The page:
“They use to cut my hair and if I did anything wrong they’d bring me down to a room,” she said.

“It was small and we used to call it the hole. They’d put me in it with nothing to eat and no windows.

Then they would cut my hair to the bone. And then they’d bring me up and make me apologise in front of the whole room, kiss the floor and apologise.

Mary also said that food was scarce and the portions small at the Laundry.

While she spoke to us, her husband Bill Merritt held her hand throughout, interrupting from time to time with his condemnation of what had happened to his wife early in her life.

IMG_20170316_100515 Bill and Mary at High Park. Source: TheJournal.ie

A new life

Mary said she was finally released by the nuns in 1969, with no clue where she was supposed to go.

She was 31 and had lived in institutions for her entire life.

“The clothes I went in with of course at the age of 16 didn’t fit me so they gave me some bits of old rags I don’t know what they were, and I went out and I didn’t know what to do.” she said.

“I sat on Griffith Avenue on a seat and a woman came up to me – Mrs Cronin – and she came over, I’ll never forget it, and said ‘what’s wrong?’
And I said ‘they’ve just put me out of High Park and I have nowhere to go’.

Mrs Cronin – who Mary kept in touch with until her death three years ago – took her back to her house.

She brought me back to her house, she put me up, she gave me a bath, she gave me clothes, and she brought me down the next morning and said I’m going to get you a job somewhere and somewhere to live.

Mary got a job with Marlowe Dry Cleaners O’Connell Street. She moved into her own small flat and set about beginning a life outside of the institutions.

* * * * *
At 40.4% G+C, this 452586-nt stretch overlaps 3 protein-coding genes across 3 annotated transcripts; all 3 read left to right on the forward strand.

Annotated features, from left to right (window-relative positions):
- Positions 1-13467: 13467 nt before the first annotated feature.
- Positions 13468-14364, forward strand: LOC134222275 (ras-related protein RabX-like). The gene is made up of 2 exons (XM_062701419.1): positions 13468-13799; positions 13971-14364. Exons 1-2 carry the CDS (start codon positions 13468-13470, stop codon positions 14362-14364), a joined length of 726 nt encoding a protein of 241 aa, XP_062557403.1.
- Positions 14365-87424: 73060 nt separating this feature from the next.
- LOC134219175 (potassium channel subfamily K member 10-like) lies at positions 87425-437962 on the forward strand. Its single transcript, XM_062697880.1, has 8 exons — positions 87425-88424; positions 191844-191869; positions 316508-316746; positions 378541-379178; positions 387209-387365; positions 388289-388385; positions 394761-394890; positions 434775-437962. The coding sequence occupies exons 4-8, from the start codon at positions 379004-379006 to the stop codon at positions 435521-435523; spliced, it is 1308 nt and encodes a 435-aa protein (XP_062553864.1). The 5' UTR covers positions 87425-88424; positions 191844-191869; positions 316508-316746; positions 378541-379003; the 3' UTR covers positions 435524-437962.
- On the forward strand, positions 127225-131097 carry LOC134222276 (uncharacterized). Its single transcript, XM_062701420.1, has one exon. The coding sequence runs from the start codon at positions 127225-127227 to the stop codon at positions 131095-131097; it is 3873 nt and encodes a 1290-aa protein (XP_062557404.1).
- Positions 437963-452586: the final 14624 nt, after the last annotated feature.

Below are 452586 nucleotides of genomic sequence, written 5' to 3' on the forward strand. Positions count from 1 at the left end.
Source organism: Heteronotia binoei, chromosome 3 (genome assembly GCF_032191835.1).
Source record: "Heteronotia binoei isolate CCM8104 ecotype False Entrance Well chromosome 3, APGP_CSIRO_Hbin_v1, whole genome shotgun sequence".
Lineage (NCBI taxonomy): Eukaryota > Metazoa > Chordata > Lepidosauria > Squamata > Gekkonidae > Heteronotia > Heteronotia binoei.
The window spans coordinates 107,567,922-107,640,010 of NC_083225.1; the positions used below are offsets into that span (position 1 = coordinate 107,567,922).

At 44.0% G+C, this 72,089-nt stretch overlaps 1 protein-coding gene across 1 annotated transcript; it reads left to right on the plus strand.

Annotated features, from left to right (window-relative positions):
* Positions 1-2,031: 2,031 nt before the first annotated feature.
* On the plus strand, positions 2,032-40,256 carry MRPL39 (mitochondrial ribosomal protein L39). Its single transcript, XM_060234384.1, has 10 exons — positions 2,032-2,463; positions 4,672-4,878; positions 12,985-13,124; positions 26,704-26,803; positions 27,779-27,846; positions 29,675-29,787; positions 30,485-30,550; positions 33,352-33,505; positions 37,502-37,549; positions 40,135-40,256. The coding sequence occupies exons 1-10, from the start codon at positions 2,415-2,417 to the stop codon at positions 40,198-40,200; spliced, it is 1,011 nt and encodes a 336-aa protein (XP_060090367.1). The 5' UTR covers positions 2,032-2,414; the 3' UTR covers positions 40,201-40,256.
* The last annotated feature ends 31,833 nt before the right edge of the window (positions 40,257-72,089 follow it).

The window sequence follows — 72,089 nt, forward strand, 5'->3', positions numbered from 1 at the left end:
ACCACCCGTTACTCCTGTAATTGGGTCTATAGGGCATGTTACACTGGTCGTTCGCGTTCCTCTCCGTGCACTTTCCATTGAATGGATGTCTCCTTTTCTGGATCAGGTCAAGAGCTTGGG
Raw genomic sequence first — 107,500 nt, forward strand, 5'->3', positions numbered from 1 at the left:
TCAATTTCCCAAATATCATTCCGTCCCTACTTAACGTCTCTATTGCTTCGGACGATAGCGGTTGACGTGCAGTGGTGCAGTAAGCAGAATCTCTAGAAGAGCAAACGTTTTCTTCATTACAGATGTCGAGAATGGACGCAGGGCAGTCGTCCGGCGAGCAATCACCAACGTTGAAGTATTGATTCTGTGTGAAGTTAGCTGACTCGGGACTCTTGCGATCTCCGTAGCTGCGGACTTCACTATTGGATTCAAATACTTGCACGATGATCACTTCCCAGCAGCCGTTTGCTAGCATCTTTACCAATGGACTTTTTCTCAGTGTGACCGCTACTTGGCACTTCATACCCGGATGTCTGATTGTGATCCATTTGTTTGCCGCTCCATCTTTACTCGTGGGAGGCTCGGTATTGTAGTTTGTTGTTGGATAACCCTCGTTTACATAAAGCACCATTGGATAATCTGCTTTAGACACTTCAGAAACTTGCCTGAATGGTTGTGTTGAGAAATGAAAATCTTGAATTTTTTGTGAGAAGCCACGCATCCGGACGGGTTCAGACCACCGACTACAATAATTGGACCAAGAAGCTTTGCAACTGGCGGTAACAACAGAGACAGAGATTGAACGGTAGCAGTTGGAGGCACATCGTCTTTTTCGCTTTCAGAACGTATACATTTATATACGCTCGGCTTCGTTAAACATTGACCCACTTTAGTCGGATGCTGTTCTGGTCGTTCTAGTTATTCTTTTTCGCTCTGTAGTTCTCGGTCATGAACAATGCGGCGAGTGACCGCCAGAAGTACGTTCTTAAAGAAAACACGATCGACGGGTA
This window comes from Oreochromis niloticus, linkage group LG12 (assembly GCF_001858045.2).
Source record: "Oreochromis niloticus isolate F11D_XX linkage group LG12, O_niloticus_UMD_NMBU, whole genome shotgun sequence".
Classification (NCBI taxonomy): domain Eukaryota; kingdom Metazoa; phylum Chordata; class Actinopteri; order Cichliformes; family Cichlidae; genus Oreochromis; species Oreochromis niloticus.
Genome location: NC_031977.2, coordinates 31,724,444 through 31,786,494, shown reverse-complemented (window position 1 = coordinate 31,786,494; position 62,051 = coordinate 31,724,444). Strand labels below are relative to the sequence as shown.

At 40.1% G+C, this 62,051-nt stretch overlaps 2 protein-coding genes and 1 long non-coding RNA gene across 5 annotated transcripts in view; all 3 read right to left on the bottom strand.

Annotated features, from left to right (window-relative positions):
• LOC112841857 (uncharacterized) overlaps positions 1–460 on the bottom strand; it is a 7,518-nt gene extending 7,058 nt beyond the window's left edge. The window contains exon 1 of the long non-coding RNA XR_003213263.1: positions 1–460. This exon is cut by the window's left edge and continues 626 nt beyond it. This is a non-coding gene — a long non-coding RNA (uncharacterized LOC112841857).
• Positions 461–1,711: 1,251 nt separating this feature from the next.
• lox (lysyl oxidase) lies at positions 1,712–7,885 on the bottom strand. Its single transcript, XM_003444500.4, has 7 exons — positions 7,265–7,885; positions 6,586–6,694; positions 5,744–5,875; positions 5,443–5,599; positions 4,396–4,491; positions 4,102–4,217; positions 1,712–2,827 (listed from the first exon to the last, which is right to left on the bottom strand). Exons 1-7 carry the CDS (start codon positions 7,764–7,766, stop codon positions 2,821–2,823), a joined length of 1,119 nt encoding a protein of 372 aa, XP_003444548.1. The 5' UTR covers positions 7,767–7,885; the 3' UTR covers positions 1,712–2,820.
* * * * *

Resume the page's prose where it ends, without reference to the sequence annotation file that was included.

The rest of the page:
She eventually moved over the London to work in the cleaners over there, where she met her husband Bill.

“Bill was in the Royal Marines and he came in to get a job in the cleaners,” she said.

And 50 years on we’re happily married.

The pair started a family and bought a chain of dry cleaning stores, before selling the business and retiring. Mary now spends time working for justice for other survivors like herself.

She has been compensated by the State for what happened to her, but said that she had never received an official apology from the Catholic Church

She said that the conversion of the old building into homeless accommodation for families in need was a positive step and that she was happy to see the building where she had suffered being put to good use.

She said she harboured no anger with the State now for what happened, but that she was still angry with the Church.

“I am angry with the church. I’m very angry with the church,” she said.

“The last time I was in a church was the day I got married.

“But I still believe in it, don’t get me wrong. And I still say my prayers at night… and I think keeping that bit of religion has helped me along the way.

And I still thank God for what I have today and for bringing me through what I went through.

Read: ‘I just wanted a bed, I was sleeping on my mam’s sofa’: Living with homelessness

Read: Simon Coveney: Hotels will no longer be used to house homeless families by July

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About the author:

Cormac Fitzgerald